For over a century, the Panama Canal, dividing the Americas in two, has stood proudly as a marvel of modern engineering and served as a symbol of the perseverance and ambition of the human spirit. And there’s no better way to witness the Canal than a cruise right through it! The only question is - Should I choose a large ship or a small ship to cruise the canal?
If you’re accustomed to the grandeur and extensive amenities and social areas of major ocean liners, then you might be inclined to stick with the bigger ships to see the Panama Canal…and that’s not necessarily a bad choice. But don’t write off the smaller boats either, as they offer some truly unique experiences, including distinct perspectives on the canal, intimate atmospheres on board, and shorter wait times.
Sizes: Let’s be clear - the “small” ships that navigate the Panama Canal are not quite as small as yachts, and generally accommodate just around or under 100 passengers, while the “big” cruise ships are still much smaller than the mega-ships of the Caribbean, accommodating around 2,000 travelers.
Locks: From the small ships, you will have a truly unparalleled view of the locks and their inner workings as you sink gradually below the level of the top of the locks, including the locomotives that hold the ship in place. Plus you’ll likely be paired up with a larger vessel, which some think is pretty cool to see, while others don’t appreciate that the larger ship (naturally) blocks your view in one direction.
If you’re on a bigger ship, you will not get quite the same point of view as the smaller ships, but you will still be in awe of how the captains masterfully navigate their giant vessel into the narrow locks with just inches of clearance on either side. And since you sit higher in the water, you will be able to see more of the surface workings of the locks. Just beware that because it costs the big ships more to go through a lock, this difference will probably be reflected in the ticket price.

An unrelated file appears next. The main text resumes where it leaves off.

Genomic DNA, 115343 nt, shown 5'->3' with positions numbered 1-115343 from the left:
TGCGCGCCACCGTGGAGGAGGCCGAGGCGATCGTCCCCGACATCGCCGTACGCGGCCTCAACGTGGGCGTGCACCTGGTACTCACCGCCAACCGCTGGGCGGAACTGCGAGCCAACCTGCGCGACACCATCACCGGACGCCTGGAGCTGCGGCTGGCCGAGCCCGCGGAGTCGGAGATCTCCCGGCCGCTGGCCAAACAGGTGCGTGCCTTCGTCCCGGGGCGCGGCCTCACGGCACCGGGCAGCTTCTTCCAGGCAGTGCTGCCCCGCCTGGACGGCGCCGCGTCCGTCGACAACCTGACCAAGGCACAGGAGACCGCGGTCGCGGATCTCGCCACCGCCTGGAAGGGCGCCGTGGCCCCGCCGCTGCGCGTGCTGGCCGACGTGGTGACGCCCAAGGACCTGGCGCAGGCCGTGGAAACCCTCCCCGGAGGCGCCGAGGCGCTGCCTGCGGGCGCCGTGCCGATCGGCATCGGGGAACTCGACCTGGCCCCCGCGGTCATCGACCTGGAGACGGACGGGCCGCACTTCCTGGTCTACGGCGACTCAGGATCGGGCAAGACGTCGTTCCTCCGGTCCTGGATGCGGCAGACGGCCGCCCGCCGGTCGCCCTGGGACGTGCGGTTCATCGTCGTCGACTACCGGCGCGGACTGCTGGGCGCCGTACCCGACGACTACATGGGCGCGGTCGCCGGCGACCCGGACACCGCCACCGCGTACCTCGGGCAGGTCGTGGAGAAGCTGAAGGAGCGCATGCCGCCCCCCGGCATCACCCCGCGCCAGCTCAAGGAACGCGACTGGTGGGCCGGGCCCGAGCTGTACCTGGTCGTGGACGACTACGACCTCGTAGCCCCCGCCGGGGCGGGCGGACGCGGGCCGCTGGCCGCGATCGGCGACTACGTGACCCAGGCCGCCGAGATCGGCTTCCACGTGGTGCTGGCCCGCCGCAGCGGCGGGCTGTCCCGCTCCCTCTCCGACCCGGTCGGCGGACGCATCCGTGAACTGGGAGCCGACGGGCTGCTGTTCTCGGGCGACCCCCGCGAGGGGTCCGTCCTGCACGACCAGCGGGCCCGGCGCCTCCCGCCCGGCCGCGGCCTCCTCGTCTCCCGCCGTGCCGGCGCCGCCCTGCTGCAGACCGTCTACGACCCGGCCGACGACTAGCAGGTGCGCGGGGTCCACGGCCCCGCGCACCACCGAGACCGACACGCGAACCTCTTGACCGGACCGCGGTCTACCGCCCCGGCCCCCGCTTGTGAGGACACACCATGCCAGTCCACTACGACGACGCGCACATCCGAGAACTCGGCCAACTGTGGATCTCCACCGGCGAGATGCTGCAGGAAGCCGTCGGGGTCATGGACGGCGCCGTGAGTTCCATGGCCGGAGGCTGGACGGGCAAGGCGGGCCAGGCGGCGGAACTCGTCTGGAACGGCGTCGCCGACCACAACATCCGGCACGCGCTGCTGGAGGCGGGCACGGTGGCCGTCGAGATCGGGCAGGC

Finding a spot to view the action can actually be more difficult on the bigger ships - even though they have more deck space, you are competing with many more passengers to get the best spots. This advantages small ships, because it’s not only easy to move around the ships to get different perspectives, but the fewer passengers and less overall deck space actually means that there are fewer “bad” spots from which to view the locks in action. If you do choose a bigger ship, keep in mind that the back (stern) of the boat is usually much less crowded and can be just as good to see it all happen; otherwise, you’ll have to wake up bright and early to snag a prime spot for photos.
Itineraries won’t differ too much between large and small ships in terms of the canal itself, but bigger ships might offer more shore excursion options (par for the course with bigger cruise ships), while the smaller vessels will likely be able to visit some ports that are off the beaten path thanks to their smaller size and navigability. Snorkeling, ziplining, hiking, rainforest exploration, and other activities are generally available on both small and big ships.
The atmosphere on board a small ship is notably more intimate, and by the end of the cruise you will have likely met everyone on board, including the crew, whereas on a big ship, you might get to recognize most other travelers with you, but you will also need to compete with them for the on board spaces and the best viewing spots for navigating the locks. Note that the small Panama Canal ships generally tend to attract younger, more active, destination-oriented couples, while the bigger ships draw a bit of an older, active explorer crowd.
The bottom line: Small cruise ships navigating the Panama Canal will offer you a unique perspective and an intimate on board atmosphere. The larger ships will provide more on board amenities and a more traditional cruising experience.
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